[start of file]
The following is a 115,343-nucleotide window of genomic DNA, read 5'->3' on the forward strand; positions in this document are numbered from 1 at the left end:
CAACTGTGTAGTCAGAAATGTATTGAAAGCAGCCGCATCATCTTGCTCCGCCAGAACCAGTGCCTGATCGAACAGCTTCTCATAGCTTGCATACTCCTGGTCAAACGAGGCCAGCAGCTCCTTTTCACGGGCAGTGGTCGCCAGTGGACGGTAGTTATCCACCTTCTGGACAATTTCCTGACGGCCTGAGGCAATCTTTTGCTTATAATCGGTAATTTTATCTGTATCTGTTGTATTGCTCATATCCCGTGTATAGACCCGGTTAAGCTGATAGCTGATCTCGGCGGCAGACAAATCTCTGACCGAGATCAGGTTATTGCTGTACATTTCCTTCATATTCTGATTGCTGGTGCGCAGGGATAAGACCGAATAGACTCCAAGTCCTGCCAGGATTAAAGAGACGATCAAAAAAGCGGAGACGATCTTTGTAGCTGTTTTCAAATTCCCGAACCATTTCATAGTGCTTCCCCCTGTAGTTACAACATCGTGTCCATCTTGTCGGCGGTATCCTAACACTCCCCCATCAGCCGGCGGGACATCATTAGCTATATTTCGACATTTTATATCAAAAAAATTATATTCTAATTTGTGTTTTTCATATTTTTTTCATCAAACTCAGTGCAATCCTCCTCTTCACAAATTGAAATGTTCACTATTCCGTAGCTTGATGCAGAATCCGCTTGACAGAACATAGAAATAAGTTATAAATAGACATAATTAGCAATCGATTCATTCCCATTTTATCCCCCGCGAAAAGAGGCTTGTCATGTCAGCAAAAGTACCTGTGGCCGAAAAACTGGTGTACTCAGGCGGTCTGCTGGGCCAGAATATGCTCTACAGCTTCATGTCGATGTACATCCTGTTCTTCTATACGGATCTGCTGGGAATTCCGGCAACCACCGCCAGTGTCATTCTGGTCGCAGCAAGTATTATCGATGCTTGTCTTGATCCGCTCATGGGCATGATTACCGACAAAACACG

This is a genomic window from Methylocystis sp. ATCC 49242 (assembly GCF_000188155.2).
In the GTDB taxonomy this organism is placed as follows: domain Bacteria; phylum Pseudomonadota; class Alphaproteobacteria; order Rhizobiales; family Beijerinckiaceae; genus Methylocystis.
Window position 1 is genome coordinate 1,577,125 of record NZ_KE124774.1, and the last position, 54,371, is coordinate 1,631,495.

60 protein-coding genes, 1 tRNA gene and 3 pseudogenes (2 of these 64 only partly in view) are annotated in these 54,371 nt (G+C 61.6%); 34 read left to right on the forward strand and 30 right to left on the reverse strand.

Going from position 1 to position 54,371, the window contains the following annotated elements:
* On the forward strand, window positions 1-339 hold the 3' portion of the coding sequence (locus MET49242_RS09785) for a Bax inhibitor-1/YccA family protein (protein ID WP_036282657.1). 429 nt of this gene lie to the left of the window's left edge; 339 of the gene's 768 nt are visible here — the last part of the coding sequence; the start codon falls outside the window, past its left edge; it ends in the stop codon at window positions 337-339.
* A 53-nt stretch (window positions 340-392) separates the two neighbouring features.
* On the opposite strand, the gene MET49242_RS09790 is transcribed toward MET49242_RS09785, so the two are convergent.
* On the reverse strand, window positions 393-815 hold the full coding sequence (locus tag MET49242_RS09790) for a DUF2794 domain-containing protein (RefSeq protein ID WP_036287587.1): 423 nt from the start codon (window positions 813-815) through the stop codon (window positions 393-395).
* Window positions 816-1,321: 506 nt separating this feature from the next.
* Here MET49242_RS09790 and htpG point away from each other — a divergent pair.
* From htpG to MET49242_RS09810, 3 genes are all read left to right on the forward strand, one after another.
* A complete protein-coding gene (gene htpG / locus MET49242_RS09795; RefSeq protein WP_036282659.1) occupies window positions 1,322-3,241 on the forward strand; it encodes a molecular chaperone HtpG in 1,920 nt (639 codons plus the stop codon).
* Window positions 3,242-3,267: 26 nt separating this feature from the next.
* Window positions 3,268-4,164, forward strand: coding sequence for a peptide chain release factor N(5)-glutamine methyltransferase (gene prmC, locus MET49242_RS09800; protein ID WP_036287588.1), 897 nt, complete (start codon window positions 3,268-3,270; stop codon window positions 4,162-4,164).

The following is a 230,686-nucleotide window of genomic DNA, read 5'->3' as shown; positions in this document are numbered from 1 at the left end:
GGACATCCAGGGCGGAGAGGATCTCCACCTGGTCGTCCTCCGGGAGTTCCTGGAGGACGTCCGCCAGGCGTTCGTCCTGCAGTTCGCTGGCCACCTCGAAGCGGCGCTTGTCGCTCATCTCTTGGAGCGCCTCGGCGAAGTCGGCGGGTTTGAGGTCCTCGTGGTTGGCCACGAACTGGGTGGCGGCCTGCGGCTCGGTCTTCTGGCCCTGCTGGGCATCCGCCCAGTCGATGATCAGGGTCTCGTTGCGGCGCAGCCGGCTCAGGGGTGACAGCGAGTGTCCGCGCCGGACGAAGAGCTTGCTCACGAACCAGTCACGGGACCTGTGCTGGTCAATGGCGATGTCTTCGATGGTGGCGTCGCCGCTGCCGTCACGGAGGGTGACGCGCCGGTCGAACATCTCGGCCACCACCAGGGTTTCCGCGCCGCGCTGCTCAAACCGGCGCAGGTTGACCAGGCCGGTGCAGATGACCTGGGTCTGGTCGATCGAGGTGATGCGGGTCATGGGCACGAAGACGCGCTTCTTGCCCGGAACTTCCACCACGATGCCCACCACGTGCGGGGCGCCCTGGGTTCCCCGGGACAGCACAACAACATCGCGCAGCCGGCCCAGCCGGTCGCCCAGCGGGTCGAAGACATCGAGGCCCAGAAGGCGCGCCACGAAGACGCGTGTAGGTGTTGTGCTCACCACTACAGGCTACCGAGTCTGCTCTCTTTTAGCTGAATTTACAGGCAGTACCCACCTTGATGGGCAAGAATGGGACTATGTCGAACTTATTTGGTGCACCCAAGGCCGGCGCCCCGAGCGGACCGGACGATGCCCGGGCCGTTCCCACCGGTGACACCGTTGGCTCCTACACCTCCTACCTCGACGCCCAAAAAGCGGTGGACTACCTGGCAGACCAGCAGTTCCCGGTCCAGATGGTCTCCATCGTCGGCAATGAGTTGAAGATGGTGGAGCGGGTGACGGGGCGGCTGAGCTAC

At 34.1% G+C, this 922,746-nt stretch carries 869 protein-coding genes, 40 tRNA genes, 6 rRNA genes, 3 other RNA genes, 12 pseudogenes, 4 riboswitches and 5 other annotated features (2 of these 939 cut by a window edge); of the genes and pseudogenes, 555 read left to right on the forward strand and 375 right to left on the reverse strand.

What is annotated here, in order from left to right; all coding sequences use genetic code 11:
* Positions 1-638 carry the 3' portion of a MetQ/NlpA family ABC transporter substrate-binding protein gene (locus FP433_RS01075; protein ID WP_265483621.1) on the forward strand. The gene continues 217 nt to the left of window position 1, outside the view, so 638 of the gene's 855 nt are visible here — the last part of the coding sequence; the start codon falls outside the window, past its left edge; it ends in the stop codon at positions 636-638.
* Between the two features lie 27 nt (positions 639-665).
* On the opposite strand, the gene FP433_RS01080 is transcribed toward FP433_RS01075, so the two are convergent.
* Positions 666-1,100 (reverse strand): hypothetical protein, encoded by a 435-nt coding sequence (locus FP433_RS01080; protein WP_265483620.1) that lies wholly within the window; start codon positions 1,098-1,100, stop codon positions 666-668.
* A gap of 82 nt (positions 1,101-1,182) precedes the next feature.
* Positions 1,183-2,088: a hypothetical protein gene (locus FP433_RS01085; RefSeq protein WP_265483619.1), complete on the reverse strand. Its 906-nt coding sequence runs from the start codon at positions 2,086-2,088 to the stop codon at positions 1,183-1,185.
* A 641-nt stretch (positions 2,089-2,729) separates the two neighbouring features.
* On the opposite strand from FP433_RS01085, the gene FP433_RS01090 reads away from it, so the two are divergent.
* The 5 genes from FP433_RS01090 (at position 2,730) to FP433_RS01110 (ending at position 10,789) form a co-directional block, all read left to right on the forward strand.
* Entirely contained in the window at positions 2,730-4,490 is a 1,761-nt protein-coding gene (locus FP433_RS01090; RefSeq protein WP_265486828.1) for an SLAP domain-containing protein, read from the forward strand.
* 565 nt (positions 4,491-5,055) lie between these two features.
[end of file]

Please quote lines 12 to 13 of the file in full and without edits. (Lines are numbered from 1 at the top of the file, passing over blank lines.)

* Window positions 816-1,321: 506 nt separating this feature from the next.
* Here MET49242_RS09790 and htpG point away from each other — a divergent pair.